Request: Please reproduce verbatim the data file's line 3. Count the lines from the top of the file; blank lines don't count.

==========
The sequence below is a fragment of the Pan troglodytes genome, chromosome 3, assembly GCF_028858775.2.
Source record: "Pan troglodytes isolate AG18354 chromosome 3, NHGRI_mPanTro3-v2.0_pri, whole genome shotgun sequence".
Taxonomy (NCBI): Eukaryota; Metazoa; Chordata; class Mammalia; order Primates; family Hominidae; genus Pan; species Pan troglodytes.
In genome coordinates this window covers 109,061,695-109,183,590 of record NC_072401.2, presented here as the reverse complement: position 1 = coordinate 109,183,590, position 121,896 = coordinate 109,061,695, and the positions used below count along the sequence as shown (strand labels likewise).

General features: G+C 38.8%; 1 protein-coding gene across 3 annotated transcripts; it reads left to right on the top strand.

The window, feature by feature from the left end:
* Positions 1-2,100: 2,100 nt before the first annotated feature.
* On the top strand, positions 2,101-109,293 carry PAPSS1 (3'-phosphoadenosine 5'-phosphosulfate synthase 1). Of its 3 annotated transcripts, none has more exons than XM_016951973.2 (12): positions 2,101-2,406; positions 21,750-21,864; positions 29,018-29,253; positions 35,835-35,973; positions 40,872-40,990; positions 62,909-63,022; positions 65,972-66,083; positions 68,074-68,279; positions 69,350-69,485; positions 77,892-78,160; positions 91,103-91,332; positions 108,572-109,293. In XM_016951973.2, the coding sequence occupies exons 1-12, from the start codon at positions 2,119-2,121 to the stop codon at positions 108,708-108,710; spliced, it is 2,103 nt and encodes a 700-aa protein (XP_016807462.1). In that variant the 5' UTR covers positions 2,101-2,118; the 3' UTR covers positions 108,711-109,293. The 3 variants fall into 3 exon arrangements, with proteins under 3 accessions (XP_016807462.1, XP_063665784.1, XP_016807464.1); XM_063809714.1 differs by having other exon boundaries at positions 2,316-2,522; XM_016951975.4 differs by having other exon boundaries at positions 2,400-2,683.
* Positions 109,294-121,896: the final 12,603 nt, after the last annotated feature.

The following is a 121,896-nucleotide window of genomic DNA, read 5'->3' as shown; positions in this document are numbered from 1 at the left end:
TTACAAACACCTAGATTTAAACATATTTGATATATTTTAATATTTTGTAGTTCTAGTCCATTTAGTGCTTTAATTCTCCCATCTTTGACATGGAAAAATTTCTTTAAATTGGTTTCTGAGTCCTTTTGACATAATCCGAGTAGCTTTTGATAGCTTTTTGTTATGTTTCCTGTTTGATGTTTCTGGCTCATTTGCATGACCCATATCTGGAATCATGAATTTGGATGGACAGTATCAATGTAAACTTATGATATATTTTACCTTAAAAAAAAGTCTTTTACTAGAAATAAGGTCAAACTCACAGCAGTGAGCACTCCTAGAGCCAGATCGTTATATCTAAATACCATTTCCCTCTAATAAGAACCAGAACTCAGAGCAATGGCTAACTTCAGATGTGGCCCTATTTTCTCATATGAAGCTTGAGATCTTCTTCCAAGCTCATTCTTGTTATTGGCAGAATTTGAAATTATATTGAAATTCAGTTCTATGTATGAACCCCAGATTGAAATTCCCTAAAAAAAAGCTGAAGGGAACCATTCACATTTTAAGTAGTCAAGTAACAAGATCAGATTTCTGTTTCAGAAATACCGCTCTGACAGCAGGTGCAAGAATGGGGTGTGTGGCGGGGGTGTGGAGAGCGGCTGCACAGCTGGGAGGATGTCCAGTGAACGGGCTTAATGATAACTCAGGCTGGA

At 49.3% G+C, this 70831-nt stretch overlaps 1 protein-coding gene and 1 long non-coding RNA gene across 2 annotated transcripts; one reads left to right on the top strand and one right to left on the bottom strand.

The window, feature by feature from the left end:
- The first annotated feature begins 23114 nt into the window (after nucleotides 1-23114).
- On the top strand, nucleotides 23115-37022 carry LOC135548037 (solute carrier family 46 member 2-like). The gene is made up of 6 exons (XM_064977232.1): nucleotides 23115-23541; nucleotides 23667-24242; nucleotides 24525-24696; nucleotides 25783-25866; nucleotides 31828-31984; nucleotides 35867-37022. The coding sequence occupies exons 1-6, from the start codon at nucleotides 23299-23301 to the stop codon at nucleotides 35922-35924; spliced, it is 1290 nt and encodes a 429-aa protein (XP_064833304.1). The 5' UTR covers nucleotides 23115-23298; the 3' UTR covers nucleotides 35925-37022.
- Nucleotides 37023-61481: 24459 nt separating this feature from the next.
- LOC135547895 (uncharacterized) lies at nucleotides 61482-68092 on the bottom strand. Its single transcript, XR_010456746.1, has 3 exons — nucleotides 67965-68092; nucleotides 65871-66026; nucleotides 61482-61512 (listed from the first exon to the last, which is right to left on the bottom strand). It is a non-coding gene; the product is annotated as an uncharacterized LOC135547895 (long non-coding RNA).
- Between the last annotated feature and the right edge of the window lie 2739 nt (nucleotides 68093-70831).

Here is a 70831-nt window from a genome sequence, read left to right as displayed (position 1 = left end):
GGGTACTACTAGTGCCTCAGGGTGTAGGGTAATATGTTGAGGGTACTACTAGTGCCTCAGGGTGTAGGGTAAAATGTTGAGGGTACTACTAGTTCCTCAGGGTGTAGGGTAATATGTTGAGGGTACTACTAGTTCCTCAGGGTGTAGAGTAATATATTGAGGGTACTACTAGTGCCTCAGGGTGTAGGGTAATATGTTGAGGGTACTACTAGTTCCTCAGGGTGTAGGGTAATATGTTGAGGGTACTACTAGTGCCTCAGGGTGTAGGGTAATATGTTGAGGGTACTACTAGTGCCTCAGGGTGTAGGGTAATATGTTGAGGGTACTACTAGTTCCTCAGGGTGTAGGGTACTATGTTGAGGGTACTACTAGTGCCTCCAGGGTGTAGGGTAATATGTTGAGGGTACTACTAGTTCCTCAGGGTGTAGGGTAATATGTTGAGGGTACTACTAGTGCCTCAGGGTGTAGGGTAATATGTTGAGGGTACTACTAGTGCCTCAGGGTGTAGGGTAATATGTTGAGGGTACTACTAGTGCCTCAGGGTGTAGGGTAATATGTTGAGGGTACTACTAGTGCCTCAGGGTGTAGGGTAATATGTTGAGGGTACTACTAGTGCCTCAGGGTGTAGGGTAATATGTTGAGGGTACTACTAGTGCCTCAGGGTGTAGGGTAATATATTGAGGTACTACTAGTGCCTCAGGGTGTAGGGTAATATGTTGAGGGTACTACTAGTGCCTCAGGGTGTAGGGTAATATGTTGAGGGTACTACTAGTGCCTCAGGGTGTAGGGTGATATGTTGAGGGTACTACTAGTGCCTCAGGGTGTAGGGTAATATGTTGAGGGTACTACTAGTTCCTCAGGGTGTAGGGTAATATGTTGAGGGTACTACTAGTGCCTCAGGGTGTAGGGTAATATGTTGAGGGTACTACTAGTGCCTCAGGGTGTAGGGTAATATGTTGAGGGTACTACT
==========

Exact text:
Taxonomy (NCBI): Eukaryota; Metazoa; Chordata; class Mammalia; order Primates; family Hominidae; genus Pan; species Pan troglodytes.